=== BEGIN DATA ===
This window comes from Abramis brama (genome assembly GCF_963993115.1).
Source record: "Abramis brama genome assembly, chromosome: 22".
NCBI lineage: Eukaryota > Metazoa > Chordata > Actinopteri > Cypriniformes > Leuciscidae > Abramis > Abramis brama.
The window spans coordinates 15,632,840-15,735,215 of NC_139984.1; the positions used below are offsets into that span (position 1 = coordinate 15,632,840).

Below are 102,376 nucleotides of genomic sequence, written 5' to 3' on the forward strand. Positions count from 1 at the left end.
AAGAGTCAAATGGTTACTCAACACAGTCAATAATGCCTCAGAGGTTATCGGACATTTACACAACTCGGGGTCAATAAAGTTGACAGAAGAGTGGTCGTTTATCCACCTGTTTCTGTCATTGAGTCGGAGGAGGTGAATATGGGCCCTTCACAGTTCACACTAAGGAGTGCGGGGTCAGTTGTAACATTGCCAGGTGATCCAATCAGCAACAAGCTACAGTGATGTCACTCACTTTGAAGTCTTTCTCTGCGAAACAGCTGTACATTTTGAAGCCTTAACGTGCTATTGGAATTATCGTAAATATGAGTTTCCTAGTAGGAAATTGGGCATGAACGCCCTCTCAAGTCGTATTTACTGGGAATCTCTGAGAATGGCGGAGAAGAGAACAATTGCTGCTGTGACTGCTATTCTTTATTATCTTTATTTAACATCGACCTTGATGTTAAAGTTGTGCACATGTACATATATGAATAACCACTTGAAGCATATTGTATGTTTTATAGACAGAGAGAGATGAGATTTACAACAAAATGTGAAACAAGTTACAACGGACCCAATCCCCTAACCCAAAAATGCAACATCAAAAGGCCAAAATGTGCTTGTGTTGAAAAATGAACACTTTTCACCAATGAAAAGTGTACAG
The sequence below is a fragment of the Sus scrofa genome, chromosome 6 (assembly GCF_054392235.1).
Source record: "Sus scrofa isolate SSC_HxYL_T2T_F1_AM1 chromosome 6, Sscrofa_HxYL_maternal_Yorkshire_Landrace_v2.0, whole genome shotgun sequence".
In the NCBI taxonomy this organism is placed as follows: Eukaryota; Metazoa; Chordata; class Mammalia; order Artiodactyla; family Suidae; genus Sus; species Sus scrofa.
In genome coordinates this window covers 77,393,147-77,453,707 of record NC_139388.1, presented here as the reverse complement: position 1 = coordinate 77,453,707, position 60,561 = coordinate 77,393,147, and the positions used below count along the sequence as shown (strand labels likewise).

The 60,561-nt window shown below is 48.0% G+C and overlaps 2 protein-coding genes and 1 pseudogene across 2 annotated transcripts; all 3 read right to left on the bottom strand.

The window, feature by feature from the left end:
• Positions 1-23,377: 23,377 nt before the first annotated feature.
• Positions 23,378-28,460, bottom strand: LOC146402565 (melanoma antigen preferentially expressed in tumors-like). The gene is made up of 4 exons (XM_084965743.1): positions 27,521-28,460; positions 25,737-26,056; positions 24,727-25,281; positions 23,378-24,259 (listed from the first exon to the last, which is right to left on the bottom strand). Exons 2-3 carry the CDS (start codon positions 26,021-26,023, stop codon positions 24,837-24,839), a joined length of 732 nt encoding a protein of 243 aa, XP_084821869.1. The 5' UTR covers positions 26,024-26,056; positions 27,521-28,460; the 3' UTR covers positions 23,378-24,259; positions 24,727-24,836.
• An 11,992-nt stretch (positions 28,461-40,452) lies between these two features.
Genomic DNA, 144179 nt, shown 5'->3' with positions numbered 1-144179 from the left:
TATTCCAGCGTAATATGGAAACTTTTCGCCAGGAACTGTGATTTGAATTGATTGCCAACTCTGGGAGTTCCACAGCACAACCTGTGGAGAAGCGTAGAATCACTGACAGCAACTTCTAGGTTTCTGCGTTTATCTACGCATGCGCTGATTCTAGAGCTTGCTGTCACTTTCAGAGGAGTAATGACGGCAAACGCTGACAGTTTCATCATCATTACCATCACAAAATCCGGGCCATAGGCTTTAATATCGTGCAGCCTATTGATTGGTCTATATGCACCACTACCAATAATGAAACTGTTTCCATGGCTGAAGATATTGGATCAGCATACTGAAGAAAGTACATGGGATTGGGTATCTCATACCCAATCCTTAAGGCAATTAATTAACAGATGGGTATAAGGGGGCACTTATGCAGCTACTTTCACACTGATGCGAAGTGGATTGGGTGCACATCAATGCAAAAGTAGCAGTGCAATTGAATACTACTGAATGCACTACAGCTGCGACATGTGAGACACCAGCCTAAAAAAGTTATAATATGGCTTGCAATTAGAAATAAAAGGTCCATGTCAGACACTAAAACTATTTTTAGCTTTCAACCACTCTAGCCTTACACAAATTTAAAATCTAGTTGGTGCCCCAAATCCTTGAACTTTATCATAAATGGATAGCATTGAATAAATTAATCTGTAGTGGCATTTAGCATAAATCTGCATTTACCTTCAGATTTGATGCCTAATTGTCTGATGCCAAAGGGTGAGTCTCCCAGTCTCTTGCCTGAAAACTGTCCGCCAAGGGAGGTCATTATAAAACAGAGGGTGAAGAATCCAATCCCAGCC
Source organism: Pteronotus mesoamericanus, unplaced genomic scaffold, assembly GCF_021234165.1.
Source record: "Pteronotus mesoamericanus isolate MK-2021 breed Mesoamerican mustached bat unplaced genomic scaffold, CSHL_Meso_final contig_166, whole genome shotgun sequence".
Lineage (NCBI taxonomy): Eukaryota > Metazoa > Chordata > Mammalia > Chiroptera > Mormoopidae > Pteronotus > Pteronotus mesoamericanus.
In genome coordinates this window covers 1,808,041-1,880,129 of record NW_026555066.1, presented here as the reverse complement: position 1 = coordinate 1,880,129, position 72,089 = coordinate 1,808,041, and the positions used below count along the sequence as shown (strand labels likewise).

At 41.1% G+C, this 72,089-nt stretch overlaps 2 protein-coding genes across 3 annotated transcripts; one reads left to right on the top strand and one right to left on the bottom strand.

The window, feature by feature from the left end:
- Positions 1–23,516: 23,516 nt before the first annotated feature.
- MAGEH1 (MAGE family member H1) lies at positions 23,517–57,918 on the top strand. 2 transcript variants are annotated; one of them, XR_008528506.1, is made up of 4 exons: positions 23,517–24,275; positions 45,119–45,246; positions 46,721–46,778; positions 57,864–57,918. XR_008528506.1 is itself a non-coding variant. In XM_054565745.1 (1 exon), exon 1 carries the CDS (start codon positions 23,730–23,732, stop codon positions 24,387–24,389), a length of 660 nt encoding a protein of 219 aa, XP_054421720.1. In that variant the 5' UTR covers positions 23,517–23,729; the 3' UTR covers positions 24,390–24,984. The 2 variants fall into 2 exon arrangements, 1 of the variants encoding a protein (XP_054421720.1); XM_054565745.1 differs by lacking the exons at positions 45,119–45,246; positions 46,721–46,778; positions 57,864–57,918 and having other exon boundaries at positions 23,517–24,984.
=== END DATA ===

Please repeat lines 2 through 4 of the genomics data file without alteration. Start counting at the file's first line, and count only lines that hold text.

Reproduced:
Source record: "Abramis brama genome assembly, chromosome: 22".
NCBI lineage: Eukaryota > Metazoa > Chordata > Actinopteri > Cypriniformes > Leuciscidae > Abramis > Abramis brama.
The window spans coordinates 15,632,840-15,735,215 of NC_139984.1; the positions used below are offsets into that span (position 1 = coordinate 15,632,840).